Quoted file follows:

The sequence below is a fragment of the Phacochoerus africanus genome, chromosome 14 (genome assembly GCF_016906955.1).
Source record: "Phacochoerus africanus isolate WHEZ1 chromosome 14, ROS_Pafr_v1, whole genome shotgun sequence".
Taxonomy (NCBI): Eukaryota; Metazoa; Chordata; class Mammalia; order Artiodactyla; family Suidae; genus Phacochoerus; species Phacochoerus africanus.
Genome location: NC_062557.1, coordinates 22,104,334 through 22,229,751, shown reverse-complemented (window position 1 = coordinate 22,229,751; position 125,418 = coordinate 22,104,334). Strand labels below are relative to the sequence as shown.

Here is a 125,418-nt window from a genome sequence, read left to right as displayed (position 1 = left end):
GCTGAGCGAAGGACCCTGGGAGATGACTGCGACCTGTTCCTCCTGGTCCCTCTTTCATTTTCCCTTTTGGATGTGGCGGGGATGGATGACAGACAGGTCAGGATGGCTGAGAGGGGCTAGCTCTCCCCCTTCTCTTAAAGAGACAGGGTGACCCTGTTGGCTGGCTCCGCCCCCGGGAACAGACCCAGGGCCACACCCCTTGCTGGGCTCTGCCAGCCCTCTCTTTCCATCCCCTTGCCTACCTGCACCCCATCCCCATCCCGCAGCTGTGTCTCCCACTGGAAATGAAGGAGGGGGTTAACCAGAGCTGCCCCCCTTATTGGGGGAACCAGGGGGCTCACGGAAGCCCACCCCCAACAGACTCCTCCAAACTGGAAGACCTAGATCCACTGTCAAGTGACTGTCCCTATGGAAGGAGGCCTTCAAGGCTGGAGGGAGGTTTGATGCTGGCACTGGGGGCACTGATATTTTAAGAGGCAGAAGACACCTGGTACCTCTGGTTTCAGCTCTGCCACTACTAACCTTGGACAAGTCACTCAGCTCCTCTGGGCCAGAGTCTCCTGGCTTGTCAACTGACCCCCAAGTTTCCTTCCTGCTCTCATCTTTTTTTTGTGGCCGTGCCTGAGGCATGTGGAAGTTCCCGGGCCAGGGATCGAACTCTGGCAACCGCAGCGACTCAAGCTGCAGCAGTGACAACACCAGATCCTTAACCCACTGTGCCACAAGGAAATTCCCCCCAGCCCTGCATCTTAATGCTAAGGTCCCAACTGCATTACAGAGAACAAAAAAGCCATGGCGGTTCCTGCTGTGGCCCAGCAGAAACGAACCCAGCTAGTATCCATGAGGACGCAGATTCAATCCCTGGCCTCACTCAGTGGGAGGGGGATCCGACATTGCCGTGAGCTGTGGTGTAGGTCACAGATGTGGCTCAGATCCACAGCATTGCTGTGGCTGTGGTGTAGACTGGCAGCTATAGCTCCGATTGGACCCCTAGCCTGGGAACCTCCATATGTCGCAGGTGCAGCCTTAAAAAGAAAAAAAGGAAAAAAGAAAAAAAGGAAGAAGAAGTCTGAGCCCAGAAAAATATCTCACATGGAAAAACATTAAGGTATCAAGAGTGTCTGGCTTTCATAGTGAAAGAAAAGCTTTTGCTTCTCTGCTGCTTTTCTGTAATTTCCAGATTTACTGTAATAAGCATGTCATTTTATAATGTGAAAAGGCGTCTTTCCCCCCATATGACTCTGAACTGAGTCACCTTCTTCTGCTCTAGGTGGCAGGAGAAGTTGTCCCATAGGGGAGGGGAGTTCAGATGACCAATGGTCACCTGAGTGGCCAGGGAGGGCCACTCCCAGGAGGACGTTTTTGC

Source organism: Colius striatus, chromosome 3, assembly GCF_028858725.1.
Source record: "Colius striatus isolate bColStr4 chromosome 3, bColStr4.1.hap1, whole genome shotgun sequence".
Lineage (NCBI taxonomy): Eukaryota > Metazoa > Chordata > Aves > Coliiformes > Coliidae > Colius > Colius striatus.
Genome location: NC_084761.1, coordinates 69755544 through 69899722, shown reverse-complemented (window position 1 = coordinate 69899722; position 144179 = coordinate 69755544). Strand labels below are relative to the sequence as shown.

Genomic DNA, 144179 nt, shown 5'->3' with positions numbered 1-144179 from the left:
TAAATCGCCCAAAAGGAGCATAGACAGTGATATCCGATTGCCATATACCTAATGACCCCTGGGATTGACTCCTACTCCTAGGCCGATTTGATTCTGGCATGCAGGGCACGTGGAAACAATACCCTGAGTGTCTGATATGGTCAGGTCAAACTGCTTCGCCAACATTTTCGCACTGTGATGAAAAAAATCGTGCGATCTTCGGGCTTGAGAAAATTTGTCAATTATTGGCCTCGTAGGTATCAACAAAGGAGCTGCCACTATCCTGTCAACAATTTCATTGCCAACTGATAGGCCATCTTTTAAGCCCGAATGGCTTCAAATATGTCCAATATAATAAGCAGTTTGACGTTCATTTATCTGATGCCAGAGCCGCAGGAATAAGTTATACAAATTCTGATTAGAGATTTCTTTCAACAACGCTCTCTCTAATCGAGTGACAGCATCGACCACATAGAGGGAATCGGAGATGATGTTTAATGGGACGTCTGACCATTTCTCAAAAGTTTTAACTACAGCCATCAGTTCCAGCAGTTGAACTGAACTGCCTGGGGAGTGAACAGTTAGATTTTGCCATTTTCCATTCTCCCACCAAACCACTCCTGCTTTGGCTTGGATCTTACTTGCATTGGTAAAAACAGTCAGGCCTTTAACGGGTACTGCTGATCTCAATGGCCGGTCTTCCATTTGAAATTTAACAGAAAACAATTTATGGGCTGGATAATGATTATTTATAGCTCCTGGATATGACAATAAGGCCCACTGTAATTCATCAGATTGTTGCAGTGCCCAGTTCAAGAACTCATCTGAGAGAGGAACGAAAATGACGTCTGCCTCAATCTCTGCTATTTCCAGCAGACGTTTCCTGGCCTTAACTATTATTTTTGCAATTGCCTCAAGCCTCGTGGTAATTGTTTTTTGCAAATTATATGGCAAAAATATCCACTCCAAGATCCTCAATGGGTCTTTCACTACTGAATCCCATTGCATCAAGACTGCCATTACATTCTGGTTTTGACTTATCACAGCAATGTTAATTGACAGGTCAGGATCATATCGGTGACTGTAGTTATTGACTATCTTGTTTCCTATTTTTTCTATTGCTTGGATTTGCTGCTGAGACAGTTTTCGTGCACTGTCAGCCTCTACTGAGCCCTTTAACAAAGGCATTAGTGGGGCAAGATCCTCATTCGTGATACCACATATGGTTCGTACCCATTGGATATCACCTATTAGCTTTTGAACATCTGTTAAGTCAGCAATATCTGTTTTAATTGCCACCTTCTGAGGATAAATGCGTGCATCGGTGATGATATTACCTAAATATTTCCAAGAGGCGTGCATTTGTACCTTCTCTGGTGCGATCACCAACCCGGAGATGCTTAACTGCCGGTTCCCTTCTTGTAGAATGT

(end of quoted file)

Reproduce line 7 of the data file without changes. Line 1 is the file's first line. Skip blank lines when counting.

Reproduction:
Source organism: Colius striatus, chromosome 3, assembly GCF_028858725.1.